The Roman theater in Lisbon (in Roman times Olisipo) was founded in the early 1st century CE. His discovery was made in 1798 after the city was destroyed by an earthquake in 1755. Its semi-circular structure blends perfectly with the hill. Due to its location, the object was very clearly visible, especially from the Tagus river side.
The reason for the building of the theater was obvious. It was to promote Roman culture and symbolize the power of Rome. The theater could seat up to 4,000 spectators. The central part of the building: orchestra (semi-circular zone with seats for the city elite); or cavea (lower seats) was integrated into the stone hill. Local stone was used to build foundations, columns; was also painted. The building was certainly in many colors.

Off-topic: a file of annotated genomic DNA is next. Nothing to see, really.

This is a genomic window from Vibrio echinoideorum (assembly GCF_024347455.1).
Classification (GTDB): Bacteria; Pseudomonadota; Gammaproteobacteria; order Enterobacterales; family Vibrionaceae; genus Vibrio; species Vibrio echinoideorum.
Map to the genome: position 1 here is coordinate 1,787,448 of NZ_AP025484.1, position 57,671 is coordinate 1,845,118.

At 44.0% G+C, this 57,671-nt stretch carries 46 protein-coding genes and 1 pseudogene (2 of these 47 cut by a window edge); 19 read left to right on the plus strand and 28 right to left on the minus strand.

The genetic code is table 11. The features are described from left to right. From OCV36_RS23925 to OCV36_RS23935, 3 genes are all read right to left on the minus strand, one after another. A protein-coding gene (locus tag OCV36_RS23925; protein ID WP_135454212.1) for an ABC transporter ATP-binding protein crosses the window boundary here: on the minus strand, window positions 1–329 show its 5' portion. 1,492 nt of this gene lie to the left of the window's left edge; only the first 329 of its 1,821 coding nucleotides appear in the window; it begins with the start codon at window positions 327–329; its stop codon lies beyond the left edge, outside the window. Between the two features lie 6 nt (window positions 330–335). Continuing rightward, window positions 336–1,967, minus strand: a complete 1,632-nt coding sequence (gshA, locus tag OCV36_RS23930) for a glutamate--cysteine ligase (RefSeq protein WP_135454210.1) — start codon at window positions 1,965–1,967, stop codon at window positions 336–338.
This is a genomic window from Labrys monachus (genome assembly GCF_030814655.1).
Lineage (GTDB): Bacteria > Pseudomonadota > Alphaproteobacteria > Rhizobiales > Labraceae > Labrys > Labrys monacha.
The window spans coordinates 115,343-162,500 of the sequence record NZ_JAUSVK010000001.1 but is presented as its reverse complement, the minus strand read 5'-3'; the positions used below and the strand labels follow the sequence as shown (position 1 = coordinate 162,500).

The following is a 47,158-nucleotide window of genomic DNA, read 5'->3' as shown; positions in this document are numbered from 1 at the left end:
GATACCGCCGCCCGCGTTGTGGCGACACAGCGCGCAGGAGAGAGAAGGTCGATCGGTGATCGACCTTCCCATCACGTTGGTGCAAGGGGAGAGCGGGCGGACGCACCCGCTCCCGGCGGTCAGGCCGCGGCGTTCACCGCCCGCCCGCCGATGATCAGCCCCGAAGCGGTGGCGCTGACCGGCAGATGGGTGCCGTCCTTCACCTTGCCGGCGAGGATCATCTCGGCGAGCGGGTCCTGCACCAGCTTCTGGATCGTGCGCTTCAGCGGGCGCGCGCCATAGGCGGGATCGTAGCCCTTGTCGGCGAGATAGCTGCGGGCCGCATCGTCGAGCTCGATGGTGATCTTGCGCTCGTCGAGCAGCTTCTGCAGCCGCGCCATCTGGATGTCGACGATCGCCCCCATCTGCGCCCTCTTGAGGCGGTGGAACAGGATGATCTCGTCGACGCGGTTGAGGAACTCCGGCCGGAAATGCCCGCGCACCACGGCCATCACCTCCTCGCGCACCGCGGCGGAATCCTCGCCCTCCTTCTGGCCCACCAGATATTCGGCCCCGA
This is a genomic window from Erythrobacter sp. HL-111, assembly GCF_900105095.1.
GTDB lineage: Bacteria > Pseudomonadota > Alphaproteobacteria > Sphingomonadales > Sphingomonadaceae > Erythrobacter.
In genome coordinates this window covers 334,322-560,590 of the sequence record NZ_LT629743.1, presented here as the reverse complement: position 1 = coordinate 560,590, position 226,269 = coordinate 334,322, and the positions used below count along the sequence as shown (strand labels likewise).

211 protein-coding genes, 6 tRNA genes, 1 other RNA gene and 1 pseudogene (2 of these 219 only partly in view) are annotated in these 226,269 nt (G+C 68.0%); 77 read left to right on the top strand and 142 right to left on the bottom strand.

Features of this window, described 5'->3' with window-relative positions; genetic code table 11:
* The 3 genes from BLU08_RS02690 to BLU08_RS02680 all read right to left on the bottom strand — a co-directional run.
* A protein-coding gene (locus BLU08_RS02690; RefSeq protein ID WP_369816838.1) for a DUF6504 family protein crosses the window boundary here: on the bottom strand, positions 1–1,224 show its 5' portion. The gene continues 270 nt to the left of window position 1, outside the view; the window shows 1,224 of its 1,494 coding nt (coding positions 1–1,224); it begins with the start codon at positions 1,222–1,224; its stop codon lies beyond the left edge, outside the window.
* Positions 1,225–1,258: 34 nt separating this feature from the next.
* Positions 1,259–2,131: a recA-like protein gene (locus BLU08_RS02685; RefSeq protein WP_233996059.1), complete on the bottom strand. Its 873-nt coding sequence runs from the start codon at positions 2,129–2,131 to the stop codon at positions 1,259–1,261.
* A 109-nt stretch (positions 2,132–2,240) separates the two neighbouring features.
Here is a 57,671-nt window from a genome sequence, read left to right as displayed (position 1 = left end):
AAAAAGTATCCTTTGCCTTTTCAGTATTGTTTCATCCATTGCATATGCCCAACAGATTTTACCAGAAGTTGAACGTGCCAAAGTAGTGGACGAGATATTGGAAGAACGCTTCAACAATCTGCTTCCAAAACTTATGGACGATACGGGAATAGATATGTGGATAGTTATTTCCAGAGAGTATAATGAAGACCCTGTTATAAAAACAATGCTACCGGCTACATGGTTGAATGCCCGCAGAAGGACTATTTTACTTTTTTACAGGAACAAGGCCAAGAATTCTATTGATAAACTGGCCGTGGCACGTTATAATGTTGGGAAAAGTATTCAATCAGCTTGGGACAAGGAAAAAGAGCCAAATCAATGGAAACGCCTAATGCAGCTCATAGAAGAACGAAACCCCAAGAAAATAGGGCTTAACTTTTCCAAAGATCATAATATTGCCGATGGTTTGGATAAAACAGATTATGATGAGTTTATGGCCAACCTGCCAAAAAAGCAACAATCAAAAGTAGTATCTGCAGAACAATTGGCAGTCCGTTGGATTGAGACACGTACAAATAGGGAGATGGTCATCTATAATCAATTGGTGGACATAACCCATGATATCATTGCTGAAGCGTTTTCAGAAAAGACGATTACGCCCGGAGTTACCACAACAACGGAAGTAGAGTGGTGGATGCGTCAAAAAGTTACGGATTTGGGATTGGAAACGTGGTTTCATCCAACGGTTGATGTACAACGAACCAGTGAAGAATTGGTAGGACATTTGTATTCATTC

The theater was renovated in 57 CE. This was noted on the inscription on the wall of the so-called proscaenium – the wall that separated the stage from the audience.
Scientists have discovered that before the creation of the theater in this place were located the houses. Traces of construction date back to the 2nd century BCE. What’s more, numerous objects and remains of ceramics (also dating back to pre-Roman times) were discovered at the theater. They are available for viewing at the Museum.